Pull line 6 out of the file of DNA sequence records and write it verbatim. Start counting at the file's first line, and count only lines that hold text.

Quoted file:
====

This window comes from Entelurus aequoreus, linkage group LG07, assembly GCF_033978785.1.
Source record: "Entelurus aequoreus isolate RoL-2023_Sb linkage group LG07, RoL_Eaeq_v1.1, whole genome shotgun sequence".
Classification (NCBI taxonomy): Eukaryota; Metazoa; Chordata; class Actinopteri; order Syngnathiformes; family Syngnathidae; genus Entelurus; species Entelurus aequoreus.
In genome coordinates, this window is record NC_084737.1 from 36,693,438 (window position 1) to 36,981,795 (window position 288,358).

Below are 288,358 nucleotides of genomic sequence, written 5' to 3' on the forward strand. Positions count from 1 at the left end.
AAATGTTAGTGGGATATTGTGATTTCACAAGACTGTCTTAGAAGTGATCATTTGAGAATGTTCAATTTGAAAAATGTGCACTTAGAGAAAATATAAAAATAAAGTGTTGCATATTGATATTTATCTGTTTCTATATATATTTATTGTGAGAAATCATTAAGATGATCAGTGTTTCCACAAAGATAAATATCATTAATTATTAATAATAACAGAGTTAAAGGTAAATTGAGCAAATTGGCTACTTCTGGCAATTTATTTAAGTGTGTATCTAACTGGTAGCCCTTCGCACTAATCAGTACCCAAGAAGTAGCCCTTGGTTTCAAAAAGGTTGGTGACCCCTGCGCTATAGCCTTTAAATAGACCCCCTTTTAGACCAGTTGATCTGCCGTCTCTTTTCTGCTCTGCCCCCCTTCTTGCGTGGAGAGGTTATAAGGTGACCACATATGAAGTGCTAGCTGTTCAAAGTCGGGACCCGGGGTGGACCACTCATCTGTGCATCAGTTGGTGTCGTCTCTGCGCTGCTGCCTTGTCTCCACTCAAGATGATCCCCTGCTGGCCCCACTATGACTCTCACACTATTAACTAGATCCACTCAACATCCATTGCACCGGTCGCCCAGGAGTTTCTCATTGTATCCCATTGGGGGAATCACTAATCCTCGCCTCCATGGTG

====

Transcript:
AAATGTTAGTGGGATATTGTGATTTCACAAGACTGTCTTAGAAGTGATCATTTGAGAATGTTCAATTTGAAAAATGTGCACTTAGAGAAAATATAAAAATAAAGTGTTGCATATTGATATTTATCTGTTTCTATATATATTTATTGTGAGAAATCATTAAGATGATCAGTGTTTCCACAAAGATAAATATCATTAATTATTAATAATAACAGAGTTAAAGGTAAATTGAGCAAATTGGCTACTTCTGGCAATTTATTTAAGTGTGTATCTAACTGGTAGCCCTTCGCACTAATCAGTACCCAAGAAGTAGCCCTTGGTTTCAAAAAGGTTGGTGACCCCTGCGCTATAGCCTTTAAATAGACCCCCTTTTAGACCAGTTGATCTGCCGTCTCTTTTCTGCTCTGCCCCCCTTCTTGCGTGGAGAGGTTATAAGGTGACCACATATGAAGTGCTAGCTGTTCAAAGTCGGGACCCGGGGTGGACCACTCATCTGTGCATCAGTTGGTGTCGTCTCTGCGCTGCTGCCTTGTCTCCACTCAAGATGATCCCCTGCTGGCCCCACTATGACTCTCACACTATTAACTAGATCCACTCAACATCCATTGCACCGGTCGCCCAGGAGTTTCTCATTGTATCCCATTGGGGGAATCACTAATCCTCGCCTCCATGGTG